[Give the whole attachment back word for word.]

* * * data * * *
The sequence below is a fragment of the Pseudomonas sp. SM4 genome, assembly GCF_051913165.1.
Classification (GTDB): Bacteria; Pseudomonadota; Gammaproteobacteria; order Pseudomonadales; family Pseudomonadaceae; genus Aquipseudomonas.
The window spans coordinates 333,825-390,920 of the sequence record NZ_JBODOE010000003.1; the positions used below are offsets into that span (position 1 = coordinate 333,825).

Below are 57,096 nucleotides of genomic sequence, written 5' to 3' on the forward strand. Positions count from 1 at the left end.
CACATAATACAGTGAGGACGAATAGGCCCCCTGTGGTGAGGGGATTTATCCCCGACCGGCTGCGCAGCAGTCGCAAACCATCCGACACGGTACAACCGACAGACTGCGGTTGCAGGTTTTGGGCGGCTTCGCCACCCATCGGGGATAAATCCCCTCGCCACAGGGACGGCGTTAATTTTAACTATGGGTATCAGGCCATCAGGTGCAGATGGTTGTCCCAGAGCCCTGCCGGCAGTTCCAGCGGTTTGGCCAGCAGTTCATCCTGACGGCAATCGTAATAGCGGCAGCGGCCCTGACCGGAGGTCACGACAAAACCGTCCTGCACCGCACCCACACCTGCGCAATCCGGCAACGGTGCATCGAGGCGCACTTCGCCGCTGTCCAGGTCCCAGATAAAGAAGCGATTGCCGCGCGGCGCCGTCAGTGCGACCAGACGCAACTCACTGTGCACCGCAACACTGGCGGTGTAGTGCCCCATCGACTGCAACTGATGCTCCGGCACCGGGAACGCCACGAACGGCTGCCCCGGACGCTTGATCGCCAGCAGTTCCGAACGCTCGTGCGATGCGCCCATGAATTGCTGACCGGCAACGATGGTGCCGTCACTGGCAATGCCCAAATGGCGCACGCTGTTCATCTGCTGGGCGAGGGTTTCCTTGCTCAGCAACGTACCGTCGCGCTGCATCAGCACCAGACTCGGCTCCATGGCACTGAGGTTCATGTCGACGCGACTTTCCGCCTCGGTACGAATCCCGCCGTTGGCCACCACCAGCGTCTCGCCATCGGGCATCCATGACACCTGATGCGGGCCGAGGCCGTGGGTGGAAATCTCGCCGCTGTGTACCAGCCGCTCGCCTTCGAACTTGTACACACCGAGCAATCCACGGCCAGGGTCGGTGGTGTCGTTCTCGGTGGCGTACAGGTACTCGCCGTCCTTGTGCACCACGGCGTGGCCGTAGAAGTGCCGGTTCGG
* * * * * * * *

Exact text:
The sequence below is a fragment of the Pseudomonas sp. SM4 genome, assembly GCF_051913165.1.
Classification (GTDB): Bacteria; Pseudomonadota; Gammaproteobacteria; order Pseudomonadales; family Pseudomonadaceae; genus Aquipseudomonas.
The window spans coordinates 333,825-390,920 of the sequence record NZ_JBODOE010000003.1; the positions used below are offsets into that span (position 1 = coordinate 333,825).

Below are 57,096 nucleotides of genomic sequence, written 5' to 3' on the forward strand. Positions count from 1 at the left end.
CACATAATACAGTGAGGACGAATAGGCCCCCTGTGGTGAGGGGATTTATCCCCGACCGGCTGCGCAGCAGTCGCAAACCATCCGACACGGTACAACCGACAGACTGCGGTTGCAGGTTTTGGGCGGCTTCGCCACCCATCGGGGATAAATCCCCTCGCCACAGGGACGGCGTTAATTTTAACTATGGGTATCAGGCCATCAGGTGCAGATGGTTGTCCCAGAGCCCTGCCGGCAGTTCCAGCGGTTTGGCCAGCAGTTCATCCTGACGGCAATCGTAATAGCGGCAGCGGCCCTGACCGGAGGTCACGACAAAACCGTCCTGCACCGCACCCACACCTGCGCAATCCGGCAACGGTGCATCGAGGCGCACTTCGCCGCTGTCCAGGTCCCAGATAAAGAAGCGATTGCCGCGCGGCGCCGTCAGTGCGACCAGACGCAACTCACTGTGCACCGCAACACTGGCGGTGTAGTGCCCCATCGACTGCAACTGATGCTCCGGCACCGGGAACGCCACGAACGGCTGCCCCGGACGCTTGATCGCCAGCAGTTCCGAACGCTCGTGCGATGCGCCCATGAATTGCTGACCGGCAACGATGGTGCCGTCACTGGCAATGCCCAAATGGCGCACGCTGTTCATCTGCTGGGCGAGGGTTTCCTTGCTCAGCAACGTACCGTCGCGCTGCATCAGCACCAGACTCGGCTCCATGGCACTGAGGTTCATGTCGACGCGACTTTCCGCCTCGGTACGAATCCCGCCGTTGGCCACCACCAGCGTCTCGCCATCGGGCATCCATGACACCTGATGCGGGCCGAGGCCGTGGGTGGAAATCTCGCCGCTGTGTACCAGCCGCTCGCCTTCGAACTTGTACACACCGAGCAATCCACGGCCAGGGTCGGTGGTGTCGTTCTCGGTGGCGTACAGGTACTCGCCGTCCTTGTGCACCACGGCGTGGCCGTAGAAGTGCCGGTTCGG